Naturally, I was eager to spot some blue and white tea wares. While I'm familiar with the Blue Onion pattern on the plate above, I had not heard of the Blue Fluted Half Lace pattern on the teapot by Royal Copenhagen. That handle is so pretty and delicate looking.

And these exotic Mexican wares remind me of some of the Polish pottery I've seen in recent years with the cream and blue colors. I have a few blue and white teacups, a few plates, and two blue and white teapot lamps, and I seem to enjoy them best in the summertime. Are any of you fans of blue and white ceramics?

Monday, June 22, 2020

Tea & Father's Day

At family gatherings these days, the menu is divided between my sister and me, which makes life easier for both of us, but one constant: there will always be at least two pitchers of tea on hand, sweet and unsweet. Since it was Father's Day yesterday, I for some reason was drawn to remember all those years that my dad went to work at Ford Motor Company and packed his black metal lunchbox with a sandwich, chips, and a thermos of sweet tea. I was probably in my twenties before I ever had a cup of hot tea (imagine!), but at least I grew up knowing the joys of iced tea, like that shown here by my niece Cari as we all gathered for lunch at my sister's house yesterday.

Rhonda, my sister, made a roast for sandwiches, along with some delicious Instapot stew, and I brought the fixings and sides. (And I didn't get a photo, but for dessert, I made a heart-shaped chocolate chip pan cookie and brought ice cream to go with it.)

I think Aunt Jane was particularly happy to have everyone gathered. Even though Alex and I are still sticking close to home and social distancing (he's wearing the mask I made him; mine is pink), it's nice to feel that we can at least gather with family again.

And the other big news from my sister's house is that Amelia and Matthew have just gotten a Nigerian dwarf goat. Andy is the little guy's name, and I must admit he is awfully cute!

Friday, June 19, 2020

Ice-brewed green tea


This may look like just a glass of ordinary iced tea, but oh, my friends, it is not.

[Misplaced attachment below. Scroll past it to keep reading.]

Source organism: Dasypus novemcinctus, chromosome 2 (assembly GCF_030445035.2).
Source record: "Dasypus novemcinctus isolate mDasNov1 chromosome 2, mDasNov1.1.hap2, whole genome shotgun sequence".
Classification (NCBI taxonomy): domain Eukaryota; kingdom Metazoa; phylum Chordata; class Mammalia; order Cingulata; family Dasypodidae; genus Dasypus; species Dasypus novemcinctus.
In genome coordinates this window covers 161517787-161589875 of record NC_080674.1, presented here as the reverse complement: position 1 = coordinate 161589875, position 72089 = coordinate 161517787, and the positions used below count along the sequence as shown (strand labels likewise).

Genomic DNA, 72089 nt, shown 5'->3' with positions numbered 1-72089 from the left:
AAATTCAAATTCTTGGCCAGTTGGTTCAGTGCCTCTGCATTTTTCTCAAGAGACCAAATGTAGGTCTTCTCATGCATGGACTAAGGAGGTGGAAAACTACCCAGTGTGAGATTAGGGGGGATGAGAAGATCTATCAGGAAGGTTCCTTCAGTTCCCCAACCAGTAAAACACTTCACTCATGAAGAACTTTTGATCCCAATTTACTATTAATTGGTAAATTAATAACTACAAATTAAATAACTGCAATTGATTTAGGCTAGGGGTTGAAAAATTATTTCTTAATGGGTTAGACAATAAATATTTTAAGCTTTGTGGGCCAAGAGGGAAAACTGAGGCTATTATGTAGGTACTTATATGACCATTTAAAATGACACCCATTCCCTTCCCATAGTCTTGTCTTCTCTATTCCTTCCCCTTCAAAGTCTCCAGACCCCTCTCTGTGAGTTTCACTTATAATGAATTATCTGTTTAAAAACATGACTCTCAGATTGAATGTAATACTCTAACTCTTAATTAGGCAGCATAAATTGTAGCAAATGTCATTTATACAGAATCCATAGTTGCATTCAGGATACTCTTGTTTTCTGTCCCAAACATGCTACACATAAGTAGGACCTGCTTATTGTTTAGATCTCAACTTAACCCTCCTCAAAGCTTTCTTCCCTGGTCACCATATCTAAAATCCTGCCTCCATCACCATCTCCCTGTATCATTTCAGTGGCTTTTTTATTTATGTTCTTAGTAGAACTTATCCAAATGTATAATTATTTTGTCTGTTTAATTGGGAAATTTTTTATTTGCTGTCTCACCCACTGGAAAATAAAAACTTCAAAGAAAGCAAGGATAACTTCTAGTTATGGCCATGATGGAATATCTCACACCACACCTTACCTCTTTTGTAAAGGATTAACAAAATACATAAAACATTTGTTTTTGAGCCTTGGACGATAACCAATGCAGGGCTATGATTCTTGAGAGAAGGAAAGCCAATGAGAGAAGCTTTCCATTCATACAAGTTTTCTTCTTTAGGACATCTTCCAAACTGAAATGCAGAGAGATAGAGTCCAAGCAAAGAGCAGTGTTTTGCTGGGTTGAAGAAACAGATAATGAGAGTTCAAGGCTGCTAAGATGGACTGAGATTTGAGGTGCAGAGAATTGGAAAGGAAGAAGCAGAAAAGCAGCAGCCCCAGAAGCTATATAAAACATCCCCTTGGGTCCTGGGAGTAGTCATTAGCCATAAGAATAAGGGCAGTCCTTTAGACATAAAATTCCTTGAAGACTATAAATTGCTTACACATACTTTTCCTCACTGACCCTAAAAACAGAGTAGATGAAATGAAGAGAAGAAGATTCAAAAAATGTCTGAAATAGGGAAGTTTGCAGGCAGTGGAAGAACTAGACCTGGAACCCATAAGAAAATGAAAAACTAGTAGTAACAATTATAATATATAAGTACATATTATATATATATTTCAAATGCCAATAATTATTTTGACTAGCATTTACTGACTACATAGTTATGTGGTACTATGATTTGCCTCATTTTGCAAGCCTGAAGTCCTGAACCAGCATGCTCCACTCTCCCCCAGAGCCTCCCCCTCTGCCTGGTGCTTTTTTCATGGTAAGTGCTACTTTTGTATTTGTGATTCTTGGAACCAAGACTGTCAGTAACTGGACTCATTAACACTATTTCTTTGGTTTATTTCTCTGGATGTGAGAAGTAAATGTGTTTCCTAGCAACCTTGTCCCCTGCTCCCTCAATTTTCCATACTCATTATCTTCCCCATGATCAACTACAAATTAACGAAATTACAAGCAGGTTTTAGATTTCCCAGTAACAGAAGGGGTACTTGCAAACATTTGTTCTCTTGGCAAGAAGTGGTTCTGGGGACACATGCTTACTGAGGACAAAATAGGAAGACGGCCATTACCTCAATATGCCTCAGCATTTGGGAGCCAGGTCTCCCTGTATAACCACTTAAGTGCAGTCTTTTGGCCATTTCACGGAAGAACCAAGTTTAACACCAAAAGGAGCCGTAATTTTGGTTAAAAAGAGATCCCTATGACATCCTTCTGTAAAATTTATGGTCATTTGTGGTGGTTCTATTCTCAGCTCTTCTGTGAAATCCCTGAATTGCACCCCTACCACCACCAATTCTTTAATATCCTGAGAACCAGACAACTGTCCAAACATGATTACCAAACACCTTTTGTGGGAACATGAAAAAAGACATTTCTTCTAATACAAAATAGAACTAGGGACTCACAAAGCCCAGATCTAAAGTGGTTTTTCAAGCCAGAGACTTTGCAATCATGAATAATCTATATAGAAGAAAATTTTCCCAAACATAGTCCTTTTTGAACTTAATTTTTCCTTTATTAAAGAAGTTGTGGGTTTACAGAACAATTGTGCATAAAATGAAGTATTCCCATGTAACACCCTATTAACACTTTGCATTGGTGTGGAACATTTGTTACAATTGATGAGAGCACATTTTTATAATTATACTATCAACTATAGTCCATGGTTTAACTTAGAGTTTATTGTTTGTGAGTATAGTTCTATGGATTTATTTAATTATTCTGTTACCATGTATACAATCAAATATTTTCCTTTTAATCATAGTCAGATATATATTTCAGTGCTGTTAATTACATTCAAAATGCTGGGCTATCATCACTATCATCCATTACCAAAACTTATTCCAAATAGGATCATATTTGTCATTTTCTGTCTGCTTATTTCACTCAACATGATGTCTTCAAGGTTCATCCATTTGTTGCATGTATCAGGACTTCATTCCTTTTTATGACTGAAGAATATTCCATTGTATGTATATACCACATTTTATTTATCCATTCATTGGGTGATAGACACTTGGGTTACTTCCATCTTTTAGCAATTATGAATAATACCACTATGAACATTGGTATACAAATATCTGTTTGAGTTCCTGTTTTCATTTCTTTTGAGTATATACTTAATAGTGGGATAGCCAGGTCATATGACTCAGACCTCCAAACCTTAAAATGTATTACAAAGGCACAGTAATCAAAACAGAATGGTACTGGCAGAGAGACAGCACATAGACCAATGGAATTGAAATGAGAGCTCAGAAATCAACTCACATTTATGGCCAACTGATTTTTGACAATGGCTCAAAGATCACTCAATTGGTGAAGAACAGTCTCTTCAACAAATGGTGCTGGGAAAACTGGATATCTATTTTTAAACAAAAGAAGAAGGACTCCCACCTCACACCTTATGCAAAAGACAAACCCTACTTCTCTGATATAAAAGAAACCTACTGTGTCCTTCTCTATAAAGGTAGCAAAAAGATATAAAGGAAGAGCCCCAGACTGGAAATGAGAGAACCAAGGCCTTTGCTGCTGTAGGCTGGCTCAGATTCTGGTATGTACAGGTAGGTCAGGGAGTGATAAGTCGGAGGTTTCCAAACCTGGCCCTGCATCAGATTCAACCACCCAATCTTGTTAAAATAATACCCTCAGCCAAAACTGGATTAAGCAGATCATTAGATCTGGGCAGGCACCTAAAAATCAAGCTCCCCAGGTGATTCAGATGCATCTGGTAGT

Why, you may ask, do I have loose tea sprinkled over a pan of ice cubes?

Well, so I watched this brief video the other day. Although I don't have any Japanese green tea on hand, I heard the words "cold water extracts less bitterness," and I was sold. So I tried this method with some gunpowder green tea I had, and to my surprise, it really doesn't have that astringent flavor that is so often associated with green tea! I did, of course, have to strain the tea leaves before pouring the brewed tea into a glass, but then I had a nice big pan full of tea leaves to toss on my roses, so that was good. Am I the last person to hear about ice-brewed green tea? Have you heard of it?

Wednesday, June 17, 2020

Tea, lace, and inspiration

A trip to the grocery store continues to be one of the retail highlights of my week, so I am very thankful for the magazine selection at Ingles and Kroger these days. Last week, Kroger turned up a new issue of the The Cottage Journal titled Vintage Cottage, and as soon as I flipped through it, I knew I had to have this issue.

I was quite charmed by this feature on vintage children's pieces like china and bronzed baby shoes. I have some bronzed baby shoes that were mine when I was a baby, but mine are attached to a photo display stand. One day, I'll come across something unique to do with them!

What I really loved in this issue, though, was these gorgeous photos of a vintage sewing machine and vintage lace. Something about lace just speaks to me. I have a lace-collector friend here in Newnan (I'm talking *serious* lace collector), and I am most fortunate that she has been kind enough to let me play in her lace sometimes.